A large body of research exists on the impact of universal taxation. The United States has such a tax for its citizens and corporations, which is why major companies have reincorporated offshore and ducked the taxes.

In addition, home grown U.S. firms find they have difficulty competing elsewhere with foreign firms because they are required to pay the additional taxes.

A foe of the government’s tax plan probably would predict economic disaster for the country if the plan were enacted. 

Yet Costa Ricans have a way of accepting those government edicts they like and disregarding those they do not. So it is likely that whatever the assembly passes, the actual implementation will be far different than what is in the law.

The committee of nine has until Feb. 26 to report the measure out to the full assembly.

Pacheco sees an attempt to sabotage tax plan
By the A.M. Costa Rica staff

President Abel Pacheco Wednesday said that the leader of Movimiento Libertario in the Asamblea Nacional was trying to sabotage the proposed tax package.

The president did this while reporting that he would be forced to cut some $170 million from the national budget if the tax plan is not passed quickly.

Pacheco met reporters shortly after Alberto Dent, minister of Hacienda, returned from a session with national legislators who have been asked to pass the measure.

The Ministerio de Obras Públicas y Transporte would take the biggest hit with a $57.5 million cut, Pacheco said. This is the agency that is in charge of the airports and the roads.

The cuts would be about a 3 percent cut based on Pacheco’s $5.7 billion 2004 budget. The budget itself was 10 percent higher than the previous year, but the colon has devalued that much in the same period.

Pacheco Wednesday singled out by name Federico Malavassi, the Libertario leader. The legislator is one of nine national deputies assigned to a committee to study the administration’s proposal. 

Malavassi might be able to prolong the debate and block the measure for a time. Libertarians are philosophically opposed to higher taxes and big government.

But Pacheco stressed that failure to approve the tax package would endanger the country’s social programs and education. Dent said each month the measure languishes will cost $35 million.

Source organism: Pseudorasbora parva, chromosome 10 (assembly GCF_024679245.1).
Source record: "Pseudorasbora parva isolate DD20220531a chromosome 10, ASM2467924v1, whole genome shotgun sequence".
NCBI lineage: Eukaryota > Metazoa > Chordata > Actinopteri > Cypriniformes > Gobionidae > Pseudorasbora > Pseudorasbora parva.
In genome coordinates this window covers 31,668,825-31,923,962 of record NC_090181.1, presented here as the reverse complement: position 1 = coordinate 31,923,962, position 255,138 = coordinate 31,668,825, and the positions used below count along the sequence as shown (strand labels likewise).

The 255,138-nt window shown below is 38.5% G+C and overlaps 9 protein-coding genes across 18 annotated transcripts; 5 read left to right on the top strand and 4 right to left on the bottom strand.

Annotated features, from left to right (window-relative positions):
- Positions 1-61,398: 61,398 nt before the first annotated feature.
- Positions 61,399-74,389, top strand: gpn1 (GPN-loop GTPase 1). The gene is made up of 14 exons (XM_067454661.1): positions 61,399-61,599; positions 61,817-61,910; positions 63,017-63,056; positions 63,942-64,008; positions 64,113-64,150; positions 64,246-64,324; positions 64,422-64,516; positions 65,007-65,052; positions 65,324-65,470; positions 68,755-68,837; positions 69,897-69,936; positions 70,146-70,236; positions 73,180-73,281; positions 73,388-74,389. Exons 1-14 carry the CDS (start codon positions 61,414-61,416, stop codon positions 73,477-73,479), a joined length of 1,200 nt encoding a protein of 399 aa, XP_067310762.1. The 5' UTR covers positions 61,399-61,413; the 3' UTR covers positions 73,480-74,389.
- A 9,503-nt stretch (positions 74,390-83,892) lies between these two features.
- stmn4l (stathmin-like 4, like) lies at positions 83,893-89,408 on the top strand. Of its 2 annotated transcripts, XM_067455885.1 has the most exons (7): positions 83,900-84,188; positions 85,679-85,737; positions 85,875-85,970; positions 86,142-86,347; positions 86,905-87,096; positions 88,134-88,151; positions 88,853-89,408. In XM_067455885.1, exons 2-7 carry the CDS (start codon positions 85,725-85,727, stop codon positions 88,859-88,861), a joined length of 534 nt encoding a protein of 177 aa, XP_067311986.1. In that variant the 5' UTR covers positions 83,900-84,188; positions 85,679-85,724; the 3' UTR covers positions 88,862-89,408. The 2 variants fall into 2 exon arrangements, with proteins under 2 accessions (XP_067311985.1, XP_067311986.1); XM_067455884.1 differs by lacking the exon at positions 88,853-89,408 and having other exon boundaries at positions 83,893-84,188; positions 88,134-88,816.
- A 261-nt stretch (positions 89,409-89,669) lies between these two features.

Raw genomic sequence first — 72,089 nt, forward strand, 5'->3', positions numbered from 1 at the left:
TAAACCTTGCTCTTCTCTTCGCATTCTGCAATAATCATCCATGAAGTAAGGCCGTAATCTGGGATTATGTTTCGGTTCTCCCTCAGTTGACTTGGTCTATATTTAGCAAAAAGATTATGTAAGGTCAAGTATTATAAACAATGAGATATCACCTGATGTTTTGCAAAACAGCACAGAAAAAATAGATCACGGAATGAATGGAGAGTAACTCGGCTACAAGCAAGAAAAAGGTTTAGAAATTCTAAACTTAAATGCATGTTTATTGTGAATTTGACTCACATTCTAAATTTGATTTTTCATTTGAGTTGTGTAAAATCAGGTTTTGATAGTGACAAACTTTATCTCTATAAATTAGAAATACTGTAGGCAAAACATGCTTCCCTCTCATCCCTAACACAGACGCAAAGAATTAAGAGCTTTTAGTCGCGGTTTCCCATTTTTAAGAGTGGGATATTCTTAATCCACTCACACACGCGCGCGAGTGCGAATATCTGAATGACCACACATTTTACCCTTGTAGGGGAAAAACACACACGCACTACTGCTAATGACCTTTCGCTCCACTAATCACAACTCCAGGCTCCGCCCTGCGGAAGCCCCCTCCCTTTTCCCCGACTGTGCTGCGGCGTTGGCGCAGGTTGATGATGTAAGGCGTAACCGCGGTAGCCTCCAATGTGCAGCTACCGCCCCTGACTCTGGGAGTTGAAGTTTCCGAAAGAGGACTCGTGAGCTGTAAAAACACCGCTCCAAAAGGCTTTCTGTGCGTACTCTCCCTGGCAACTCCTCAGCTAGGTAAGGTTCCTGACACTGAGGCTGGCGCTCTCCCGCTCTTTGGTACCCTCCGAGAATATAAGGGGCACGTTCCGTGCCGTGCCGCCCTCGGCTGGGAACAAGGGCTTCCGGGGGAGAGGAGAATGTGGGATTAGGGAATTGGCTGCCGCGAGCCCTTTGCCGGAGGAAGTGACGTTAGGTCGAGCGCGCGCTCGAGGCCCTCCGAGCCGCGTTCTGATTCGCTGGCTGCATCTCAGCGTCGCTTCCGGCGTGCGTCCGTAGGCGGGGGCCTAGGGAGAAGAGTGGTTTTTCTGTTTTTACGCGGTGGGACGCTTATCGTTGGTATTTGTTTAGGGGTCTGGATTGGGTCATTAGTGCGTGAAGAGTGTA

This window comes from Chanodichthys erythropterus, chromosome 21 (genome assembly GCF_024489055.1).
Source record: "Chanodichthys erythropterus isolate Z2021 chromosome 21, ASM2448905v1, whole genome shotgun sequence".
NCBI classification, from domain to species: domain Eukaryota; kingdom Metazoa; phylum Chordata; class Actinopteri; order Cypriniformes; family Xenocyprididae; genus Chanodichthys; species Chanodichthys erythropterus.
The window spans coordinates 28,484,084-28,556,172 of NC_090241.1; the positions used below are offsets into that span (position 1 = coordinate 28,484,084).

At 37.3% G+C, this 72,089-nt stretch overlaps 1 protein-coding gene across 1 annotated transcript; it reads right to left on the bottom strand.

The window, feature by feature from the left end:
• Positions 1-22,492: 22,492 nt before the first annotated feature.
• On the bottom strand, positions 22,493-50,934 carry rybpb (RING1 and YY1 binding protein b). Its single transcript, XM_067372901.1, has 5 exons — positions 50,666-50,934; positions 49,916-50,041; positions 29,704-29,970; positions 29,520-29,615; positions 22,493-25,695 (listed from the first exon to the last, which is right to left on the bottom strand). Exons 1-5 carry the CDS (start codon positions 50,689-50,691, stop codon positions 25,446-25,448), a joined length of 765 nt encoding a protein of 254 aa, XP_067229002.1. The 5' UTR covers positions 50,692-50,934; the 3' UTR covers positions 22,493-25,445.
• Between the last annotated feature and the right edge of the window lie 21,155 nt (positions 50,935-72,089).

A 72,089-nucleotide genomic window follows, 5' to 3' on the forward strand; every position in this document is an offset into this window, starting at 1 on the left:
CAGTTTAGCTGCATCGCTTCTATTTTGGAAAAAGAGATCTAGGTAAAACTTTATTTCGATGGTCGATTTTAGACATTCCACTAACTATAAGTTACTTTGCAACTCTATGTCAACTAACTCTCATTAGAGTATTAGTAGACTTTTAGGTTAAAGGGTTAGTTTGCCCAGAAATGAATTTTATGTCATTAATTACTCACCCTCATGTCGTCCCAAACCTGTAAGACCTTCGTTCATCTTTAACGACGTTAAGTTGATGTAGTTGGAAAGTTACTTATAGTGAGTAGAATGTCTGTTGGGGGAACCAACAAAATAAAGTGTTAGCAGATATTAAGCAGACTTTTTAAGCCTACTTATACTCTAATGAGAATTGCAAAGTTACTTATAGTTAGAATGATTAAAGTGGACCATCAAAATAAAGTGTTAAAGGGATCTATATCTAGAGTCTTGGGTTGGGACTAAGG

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Protest by pirates evolves into a riot by teens
By the A.M. Costa Rica staff

About 100 pirate taxi drivers kicked off a disturbance Wednesday in Tibás, but youngsters in the area quickly took over and kept police battling rioters through the evening.

The taxi drivers who are not licensed began the protest to complain about an agreement between the Ministerio de Obras Públicas y Transporte and the Autoridad Reguladora de los Servicios Públicos. The agreement calls for 600,000 colon fines for persons running taxis illegally. That’s about $1,420. The Autoridad sets the rates for public services. The ministry supervises the tránsitos or transit police.

The agreement also calls for impounding pirate taxi vehicles.

The protest was on the road that connects La Uruca with the Leon XIII section of Tibás north of San José.

Luis Fernandez, the regional director of the Fuerza Pública, said that the teens who joined in the protest were mostly involved in vandalism. The crowd of about 50 mid- to late teens engaged in a standoff with police for hours. The youngsters threw rocks and the police fired teargas shells.

The riot degenerated into attacks on local businesses, and at least one, a restaurant, was robbed during the melees.

Police in riot gear with shields avoided direct confrontations with the bulk of the youngsters. 

During the late afternoon about a dozen persons were arrested. Most of these were taxi drivers.